SUT Advice - Which Ones Are The Best?


I am currently in research mode.  I want to add a SUT to my set-up but I am finding that there is not a lot of information from my local audio shop resources.  It seems that SUTs are outliers in the high end audio world.  
That said, I have read several articles in magazines and the web touting their merits.
Of all the brands out there I am most familiar with Bob's Devices.  Art Dudley wrote many good things about his experiences with Bob's SUTs, and I happen to trust Art (God rest his soul), but I'm wondering if there are others I should consider as well.  Please post your recommendations if you have experience with any SUTs, regardless of brand.
As for my set-up, I have a SME 20/2 turntable, Tri-Planer tone arm, Lyra Kleos cartridge, and KTE LCR Mk5 Phono preamp.  I do not know if I will always use a Kleos cartridge but I do think I will always buy low output MC carts.  I hope to buy something that will work with low output MCs but have some adjustability just in case.
I'd love to hear your recommendations.
Thanks!
Peter
128x128snackeyp
Anyway you slice it... (whether it be pure tubed, SUT/tube, FET/tube, and yes even with some solid state devices, etc... ) I truly believe that we should try and remember that we, as vinyl lovers, should all feel thankful and blessed that we have so many great and talented designers who are able to provide us with a plethora of fantastic options that are available to us at so many different price points that it allows us all to have the opportunity to be able to enjoy the great sonics that vinyl can provide :)

I do not understand how anyone would be able to categorically deny the worthiness of a component that they may have never even heard in their own system, simply because of a certain capacitor, wire, passive/active device, etc... that is being employed. I’ve always believed that the worthiness of a component is a combination of the entire circuit design and the sum of all the parts working together seamlessly vs just one sole aspect of the component in question... not to mention the importance of system synergy.

We are all individuals, with our own set of ears, with our own unique way of hearing sounds. We all have our own set of listening preferences and sonic priorities. What is important to one, may not be to another. But, what we all "mostly" have in common is the love of music and being able to reproduce that in our homes :)

I know that it is the opinion of many, that in order to have a high gain phono amp that it must have to be a Solid State or FET design or else there will be just too much noise.  For those people I would suggest the Wavestream Kinetics Deluxe Phono Amp. I have admired Scott Frankland’s audio design work (phono, preamps, amplifiers) for decades but was never in a financial position to afford them. However, over the last couple of years, I have suffered 5 unexplained strokes and have recently been diagnosed with two cancerous tumors. I have come to realize that we may not get any mulligan’s in this game of life.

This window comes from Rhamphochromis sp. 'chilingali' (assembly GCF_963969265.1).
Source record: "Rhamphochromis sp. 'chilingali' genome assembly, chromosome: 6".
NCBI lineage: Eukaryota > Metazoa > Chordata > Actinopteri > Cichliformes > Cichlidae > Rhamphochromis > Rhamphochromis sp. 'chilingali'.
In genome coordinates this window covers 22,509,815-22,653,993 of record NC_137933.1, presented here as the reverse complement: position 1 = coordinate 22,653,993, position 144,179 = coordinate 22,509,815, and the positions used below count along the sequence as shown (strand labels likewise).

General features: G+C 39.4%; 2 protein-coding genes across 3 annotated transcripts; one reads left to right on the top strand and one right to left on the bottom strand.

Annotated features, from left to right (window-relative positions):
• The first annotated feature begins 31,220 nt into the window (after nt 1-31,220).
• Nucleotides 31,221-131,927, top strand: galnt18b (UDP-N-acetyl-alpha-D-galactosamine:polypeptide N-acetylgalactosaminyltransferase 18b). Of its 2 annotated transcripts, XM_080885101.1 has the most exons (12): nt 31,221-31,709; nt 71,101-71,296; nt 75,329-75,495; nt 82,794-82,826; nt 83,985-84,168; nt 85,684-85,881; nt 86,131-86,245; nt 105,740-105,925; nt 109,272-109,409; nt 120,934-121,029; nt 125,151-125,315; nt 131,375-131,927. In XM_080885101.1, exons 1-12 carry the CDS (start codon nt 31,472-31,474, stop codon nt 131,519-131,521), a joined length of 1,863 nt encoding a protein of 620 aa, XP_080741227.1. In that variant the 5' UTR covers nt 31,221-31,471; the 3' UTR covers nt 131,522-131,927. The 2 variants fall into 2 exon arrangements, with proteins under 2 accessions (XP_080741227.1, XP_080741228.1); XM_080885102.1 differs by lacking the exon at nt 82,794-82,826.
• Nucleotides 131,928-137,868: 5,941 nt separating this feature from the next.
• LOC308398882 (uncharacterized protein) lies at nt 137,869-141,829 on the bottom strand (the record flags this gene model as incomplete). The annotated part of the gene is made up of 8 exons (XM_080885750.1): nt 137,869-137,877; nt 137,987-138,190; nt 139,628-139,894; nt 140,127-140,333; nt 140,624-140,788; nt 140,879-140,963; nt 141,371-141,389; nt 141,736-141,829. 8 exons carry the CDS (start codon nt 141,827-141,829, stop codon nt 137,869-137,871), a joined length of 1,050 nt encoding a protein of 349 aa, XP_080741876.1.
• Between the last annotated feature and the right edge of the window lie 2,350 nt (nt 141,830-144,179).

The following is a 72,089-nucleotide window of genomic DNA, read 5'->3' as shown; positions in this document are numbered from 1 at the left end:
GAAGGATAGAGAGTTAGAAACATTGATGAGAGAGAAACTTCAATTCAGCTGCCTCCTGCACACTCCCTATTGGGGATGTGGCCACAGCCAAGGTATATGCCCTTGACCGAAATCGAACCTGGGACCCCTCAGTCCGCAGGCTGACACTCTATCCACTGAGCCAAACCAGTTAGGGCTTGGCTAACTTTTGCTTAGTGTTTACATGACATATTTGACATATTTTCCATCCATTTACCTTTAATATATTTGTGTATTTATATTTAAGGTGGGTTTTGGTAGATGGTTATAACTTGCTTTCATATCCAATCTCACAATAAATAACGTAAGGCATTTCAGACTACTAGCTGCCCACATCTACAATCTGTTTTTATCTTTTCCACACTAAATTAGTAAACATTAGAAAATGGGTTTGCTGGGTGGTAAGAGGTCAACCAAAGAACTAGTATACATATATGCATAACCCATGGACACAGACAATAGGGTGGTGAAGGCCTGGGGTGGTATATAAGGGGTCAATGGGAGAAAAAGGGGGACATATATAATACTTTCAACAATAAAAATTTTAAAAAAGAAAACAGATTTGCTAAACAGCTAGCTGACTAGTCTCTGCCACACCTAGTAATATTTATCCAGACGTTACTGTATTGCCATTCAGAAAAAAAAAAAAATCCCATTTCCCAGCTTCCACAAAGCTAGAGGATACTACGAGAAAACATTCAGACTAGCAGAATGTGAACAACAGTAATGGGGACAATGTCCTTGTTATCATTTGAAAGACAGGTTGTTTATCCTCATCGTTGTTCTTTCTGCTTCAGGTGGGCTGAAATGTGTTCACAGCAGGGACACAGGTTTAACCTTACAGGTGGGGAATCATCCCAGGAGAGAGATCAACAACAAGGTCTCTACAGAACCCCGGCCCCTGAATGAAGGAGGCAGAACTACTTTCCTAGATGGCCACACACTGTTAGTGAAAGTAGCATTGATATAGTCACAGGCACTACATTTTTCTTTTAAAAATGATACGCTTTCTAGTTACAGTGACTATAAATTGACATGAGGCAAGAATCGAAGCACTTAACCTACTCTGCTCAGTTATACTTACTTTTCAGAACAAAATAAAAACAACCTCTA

So, on Feb 17, I placed a deposit with Scott for his most recent Wavestream Kinetic Level 5.1 Reference phono amp. His phono amp has always been on my "bucket list". It is an all tube design currently using (2 x 12AX7, 4 x 6DJ8); with extremely low noise ( I believe with the external power supply, noise is below 1uV (one-millionth of a volt ); providing 3 front panel selectable inputs = two MC at 62 dB of gain (without the use of SUT’s or FETS) with a useful cartridge range of 0.2mV to 1.2mV and one MM output at 42dB (you are able to choose your MM gain or you can have 3 MC ); having both balanced and RCA inputs and outputs; adjustable loading available on the back panel via custom loading plugs; and an essentially flat RIAA EQ curve within one tenth of a dB (.1dB) from 3 Hz to 40 Khz. *** The above specs are from the best of my recollection - if you have interest, please consult with Scott Frankland to confirm. He is wonderful to communicate with. ***

It is very dynamic, both in the micro and macro sense, throughout the entire frequency range.  It produces rich harmonics that are exhilarating when listening to violin/cello/acoustic bass, both reed and brass instruments, vocals, etc... all without sounding syrupy.  It is extremely quite, plenty of gain and very pure sounding... due to not having to use any FET or Solid State devices, no need to use Step Up Transformers and their extra set of interconnects and connections or having to fight with hum issues.

It is a very well thought out design, by an extremely talented designer and a true gentleman who is absolutely fantastic to deal with, Mr Scott Frankland.  I feel very blessed to be able to have this piece in my system.  At $9K new, I feel it is an absolute steel.  Once in a very great while, you might see one come up for sale on the used market, but not very often.  I consider this to be a true testament to the greatness of this phono amp as people who own it, hang on to it.  It is not a "flavor of the month" type piece, but rather something that you cherish and would like to pass on to your children.